More specifically, how new graduates will have several interviews conducted online. I applied to a few “new grad” positions during my fall term and went through Zoom meetings for code and behavioral assessment.

If the last two years have been anything like mine, then the most conversing you’ve had with strangers involves a greeting followed by thanking them as they hand you a receipt for your groceries.

I can be pretty introverted, and the pandemic caused me to embrace that trait.

When it comes to interviewing preparation, we have likely encountered similar advice or read through similar guides. If I summarized all that into a few bullets points:

– Get an internship or have some CS-related job experience
– Leetcode 24/7
– Keep all that data structure/algorithms knowledge fresh
– Practice problem solving out loud

As I began my 1-on-1 Zoom meetings for a couple of positions last fall, I didn’t find myself struggling with the coding challenges. I was working through the problems while giving the interviewer an explanation of my thought process. I could answer questions or apply suggestions given by the interviewer without derailing my progress. In a few meetings, I ended up with a detailed simple solution and a more efficient solution.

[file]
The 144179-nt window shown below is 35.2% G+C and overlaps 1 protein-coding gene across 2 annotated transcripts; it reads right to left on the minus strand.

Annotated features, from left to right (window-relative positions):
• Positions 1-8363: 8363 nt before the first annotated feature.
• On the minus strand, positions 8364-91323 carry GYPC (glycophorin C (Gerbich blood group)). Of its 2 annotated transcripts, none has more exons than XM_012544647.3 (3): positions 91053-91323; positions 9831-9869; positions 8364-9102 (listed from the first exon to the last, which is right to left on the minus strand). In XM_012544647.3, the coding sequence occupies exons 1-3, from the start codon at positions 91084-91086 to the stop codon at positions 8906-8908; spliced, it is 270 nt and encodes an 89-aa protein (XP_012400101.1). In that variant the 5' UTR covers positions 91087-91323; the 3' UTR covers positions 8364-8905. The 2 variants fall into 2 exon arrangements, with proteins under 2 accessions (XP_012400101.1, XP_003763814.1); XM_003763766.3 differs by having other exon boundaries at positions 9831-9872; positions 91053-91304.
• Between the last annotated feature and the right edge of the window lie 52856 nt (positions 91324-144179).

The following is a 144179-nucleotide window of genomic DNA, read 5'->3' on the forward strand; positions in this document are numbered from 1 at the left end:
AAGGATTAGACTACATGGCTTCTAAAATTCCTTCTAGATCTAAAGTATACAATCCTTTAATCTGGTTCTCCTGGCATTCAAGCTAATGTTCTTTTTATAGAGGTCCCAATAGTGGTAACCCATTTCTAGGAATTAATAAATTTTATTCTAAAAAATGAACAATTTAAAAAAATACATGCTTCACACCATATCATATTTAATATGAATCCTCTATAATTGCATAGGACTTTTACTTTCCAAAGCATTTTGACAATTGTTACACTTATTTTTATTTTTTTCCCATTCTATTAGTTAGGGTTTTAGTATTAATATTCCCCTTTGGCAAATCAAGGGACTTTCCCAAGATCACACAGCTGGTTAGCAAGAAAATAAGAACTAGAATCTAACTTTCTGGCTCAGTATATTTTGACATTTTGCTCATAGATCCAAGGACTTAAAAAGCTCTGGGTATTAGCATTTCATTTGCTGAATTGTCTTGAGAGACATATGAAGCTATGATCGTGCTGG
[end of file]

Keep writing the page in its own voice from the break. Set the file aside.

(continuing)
So what went wrong? Why didn’t I get a job offer? Well, there’s obviously much more that can go into the interview process, but in my opinion, I felt like I had forgotten even the most basic social skills!

Who can blame me? Most of my close friends and my household have been following the stay-at-home policy for nearly 2 years. Plus, 99% of my responsibilities can be done at my house. I’ll admit, the few times I’ve driven somewhere other than our local grocery store, I’m shocked at how different things look due to the road and building construction progress.

I was in my own little world, surrounded by my pets, wearing pajamas, and focused on learning everything I could.

So while you practice for your interviews, make sure you practice your communication skills! Despite all these technical assessments and code testing during interviews, human bias will play a key role in whether interviewers will move forward with you. One of these biases is known as the First Impression Bias.

It’s essential to know your facial expressions and tone and be mindful of the interviewer’s interest level in you. Make sure the first impression you give is positive!

The Decision Lab: Anchoring Bias, explained.

The best advice I’ve received is to go into every interview with a list of questions to ask. Not just the role specifically, but maybe you know the names of your interviewers and can look at their recent job experience. You could look into the company and its products. Whenever you get an opportunity to ask the interviewer questions, ask questions! Fill up all the time you can with questions. Ask about the role, the company, the interviewer’s experience, and their personal interests. If you find a common interest with one of your interviewers, take some time to explore that subject.

So while your cramming Leetcode, take frequent breaks and brush up on your social skills!